We named her Annie. For her first month there was a halo around her, like an actual light. I remember getting her dressed one day up in my room, and there was this heavenly glow radiating from her. I kept looking around for the source, but it was her. When a friend came to meet Annie, she broke down and said, “What is this light around your baby?” Her countenance shone and there was a reverence that surrounded her.
I saw that as a blessing from God. He was showing me that she is special; she needs more from you than your other kids do, and she has purpose and value. I believe she was sent in part for our family, neighbors, and friends. There’s just something about her that puts a smile on everyone’s face. People I hardly know tell me they just love Annie.
Life with a child like Annie is full of trials. I am a planner and very controlling, and within a week of Annie’s birth I realized I am not in control of anything. There were so many tests and doctors appointments and challenges. I learned God is in control and I’m not—none of us are!
Watching her grow up so slowly and comparing her to other kids hurts. I worry about all the “what-ifs” of her future. Will she have friends? How much will she be able to learn? Will people be able to understand her when she speaks? There are also tons of doctors appointments and hospital stays. A routine removal of her tonsils and adenoids turned into a nine-day hospital stay.
But with Annie I have found new joy. Despite her low muscle tone, she was able to learn to nurse at two months old. Reaching her milestones takes a village—family, therapists, doctors, teachers—but when she does we all celebrate. We all worked hard for her to crawl. She was over a year old, and her therapist warned it wouldn’t happen for several months. And then one day she just did it! We have video of our whole family surrounding her and screaming and cheering as she figured it out.
Caring for Annie has bonded our family together in a way we weren’t before. So many of my fears from my pregnancy are now the things I love most about our lives. I worried before that we would have this baby forever; now I feel so lucky that as we get older, we’ll always have Annie. She’ll keep us young. I worried my older kids would be neglected and worse off because of the needs of this new sister; now my children are learning first-hand compassion and empathy. I see that they treat people differently than before—they don’t hesitate to make friends with kids with special needs—and they view their futures differently—they want to work in the medical field and help other people.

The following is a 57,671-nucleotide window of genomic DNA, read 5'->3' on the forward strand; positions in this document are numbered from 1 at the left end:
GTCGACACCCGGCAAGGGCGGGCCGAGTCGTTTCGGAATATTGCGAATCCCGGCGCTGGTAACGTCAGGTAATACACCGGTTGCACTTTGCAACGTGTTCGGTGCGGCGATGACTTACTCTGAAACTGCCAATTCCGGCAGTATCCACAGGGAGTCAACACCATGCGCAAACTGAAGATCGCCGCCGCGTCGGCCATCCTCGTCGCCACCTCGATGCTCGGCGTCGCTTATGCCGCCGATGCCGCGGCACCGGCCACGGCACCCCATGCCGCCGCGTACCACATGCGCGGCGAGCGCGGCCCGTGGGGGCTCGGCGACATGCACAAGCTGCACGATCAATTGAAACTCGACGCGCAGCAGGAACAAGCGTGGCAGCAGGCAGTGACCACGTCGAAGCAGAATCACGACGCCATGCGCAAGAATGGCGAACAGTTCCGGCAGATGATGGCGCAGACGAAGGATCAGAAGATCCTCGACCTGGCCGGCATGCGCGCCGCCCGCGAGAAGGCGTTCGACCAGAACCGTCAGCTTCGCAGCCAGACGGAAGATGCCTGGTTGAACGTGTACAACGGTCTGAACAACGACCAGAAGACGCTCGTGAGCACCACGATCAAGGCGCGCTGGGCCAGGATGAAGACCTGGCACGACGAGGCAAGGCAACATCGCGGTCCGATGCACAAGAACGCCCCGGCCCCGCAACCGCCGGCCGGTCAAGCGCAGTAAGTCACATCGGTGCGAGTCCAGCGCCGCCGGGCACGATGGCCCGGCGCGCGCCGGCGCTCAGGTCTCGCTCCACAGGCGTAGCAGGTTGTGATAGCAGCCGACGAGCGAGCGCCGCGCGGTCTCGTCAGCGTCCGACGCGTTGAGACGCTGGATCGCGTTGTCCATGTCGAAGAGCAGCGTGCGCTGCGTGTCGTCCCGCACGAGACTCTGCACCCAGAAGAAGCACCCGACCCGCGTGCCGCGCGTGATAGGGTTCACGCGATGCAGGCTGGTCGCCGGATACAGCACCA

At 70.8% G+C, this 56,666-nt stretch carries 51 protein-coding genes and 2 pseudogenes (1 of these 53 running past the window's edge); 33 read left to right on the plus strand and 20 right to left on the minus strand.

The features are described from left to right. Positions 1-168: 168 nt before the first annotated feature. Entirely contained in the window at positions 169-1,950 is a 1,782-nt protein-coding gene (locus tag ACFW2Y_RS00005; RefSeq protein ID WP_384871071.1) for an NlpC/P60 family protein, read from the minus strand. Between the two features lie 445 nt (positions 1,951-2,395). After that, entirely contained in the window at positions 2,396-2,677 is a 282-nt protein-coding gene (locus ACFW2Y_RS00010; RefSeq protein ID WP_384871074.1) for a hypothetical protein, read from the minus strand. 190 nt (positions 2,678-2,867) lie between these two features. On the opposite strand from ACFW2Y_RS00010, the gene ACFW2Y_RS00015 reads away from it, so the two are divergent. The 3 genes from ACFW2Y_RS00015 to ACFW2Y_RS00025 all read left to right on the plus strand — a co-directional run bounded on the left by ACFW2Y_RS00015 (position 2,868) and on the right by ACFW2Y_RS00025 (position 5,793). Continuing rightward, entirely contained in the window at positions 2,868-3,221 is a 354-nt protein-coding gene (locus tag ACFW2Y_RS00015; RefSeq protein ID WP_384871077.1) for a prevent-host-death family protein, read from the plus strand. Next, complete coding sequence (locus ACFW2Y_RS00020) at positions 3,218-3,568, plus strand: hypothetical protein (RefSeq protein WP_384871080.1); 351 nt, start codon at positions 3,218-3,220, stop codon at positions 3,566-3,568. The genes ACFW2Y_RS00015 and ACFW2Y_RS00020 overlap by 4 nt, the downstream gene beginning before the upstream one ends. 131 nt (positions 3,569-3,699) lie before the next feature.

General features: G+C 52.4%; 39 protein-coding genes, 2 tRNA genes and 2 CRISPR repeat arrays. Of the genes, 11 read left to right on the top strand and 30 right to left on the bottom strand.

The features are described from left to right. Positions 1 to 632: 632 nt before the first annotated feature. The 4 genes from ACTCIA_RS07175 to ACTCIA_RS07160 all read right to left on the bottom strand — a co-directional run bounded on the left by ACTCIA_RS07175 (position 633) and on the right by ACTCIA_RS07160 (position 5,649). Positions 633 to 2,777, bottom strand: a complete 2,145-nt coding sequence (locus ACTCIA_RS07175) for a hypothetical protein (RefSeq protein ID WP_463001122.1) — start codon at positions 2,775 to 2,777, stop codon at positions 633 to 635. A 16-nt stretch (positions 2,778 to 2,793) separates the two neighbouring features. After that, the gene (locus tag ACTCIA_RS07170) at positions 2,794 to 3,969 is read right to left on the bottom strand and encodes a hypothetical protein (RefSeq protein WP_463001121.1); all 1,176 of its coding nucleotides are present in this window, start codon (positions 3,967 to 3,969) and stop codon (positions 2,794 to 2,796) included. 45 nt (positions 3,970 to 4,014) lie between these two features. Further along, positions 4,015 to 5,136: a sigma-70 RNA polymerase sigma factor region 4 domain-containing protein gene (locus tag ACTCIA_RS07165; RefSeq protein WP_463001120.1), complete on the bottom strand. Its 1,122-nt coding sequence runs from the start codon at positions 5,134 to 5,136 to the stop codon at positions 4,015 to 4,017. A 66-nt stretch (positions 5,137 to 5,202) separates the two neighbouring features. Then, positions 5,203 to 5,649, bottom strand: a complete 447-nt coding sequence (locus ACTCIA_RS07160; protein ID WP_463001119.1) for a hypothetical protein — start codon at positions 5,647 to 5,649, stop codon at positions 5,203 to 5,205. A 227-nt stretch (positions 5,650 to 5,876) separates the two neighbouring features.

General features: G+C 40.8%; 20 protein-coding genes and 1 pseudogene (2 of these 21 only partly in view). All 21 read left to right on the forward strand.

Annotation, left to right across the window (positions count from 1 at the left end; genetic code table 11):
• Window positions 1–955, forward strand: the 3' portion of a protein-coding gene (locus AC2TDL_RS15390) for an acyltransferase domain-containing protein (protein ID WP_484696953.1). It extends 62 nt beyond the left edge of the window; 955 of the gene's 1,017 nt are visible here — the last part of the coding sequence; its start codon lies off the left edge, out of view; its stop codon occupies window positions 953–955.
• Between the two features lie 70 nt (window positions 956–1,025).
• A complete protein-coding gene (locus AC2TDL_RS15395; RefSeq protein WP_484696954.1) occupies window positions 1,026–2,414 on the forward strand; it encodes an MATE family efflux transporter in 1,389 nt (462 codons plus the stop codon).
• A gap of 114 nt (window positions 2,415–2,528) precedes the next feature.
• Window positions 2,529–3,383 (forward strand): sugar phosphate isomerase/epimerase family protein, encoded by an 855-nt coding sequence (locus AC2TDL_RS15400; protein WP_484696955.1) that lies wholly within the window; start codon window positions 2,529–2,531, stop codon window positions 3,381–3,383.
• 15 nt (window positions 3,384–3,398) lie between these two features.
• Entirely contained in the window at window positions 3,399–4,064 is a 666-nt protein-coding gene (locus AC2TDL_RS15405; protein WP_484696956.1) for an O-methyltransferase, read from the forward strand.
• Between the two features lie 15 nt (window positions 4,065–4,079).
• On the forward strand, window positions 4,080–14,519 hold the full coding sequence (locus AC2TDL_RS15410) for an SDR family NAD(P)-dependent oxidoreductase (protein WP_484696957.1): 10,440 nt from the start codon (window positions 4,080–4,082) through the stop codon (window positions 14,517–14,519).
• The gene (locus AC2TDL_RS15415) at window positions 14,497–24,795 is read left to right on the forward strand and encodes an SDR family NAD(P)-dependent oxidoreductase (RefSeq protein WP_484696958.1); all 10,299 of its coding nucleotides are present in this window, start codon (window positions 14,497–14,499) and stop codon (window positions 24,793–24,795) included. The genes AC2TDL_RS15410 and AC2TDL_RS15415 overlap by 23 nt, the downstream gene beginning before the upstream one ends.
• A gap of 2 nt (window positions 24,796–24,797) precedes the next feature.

Annie’s helped us reorient our priorities. I’ve learned to live day to day. I often think of these words from Jeffrey Holland: “Don’t you quit. You keep walking. You keep trying. There is help and happiness ahead—a lot of it.” A project that used to take a day may now take us a week or two, but it doesn’t upset me. Things that we thought were important don’t feel important anymore; things that should have been important before but weren’t, now are.
Before I knew I was pregnant with Annie, our outlook at times was selfish and materialistic. Then I spent a whole pregnancy feeling really miserable, and I feel immense guilt about that. Because Babette was right—I am head over heels in love with this little girl.
I now feel like God does understand me and He knows me better than I thought. He was looking out for my family—He knew how to keep us centered, united, and closer to Him. I have greater faith in Proverbs 3:5-6: “Trust in the Lord with all thine heart; and lean not unto thine own understanding. In all thy ways acknowledge him, and he shall direct thy paths.”
My whole path changed and I didn’t know that I wanted it to. None of the things I wanted before would be as fulfilling as my life now. Shortly after Annie was born, I came across a quote that perfectly describes how I feel: “Down Syndrome was an unplanned journey, but we love our tour guide.”
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Cydney lives in Colorado with her husband and four children. She fills her time being a mother, sewing, woodworking, and advocating for her daughter with special needs.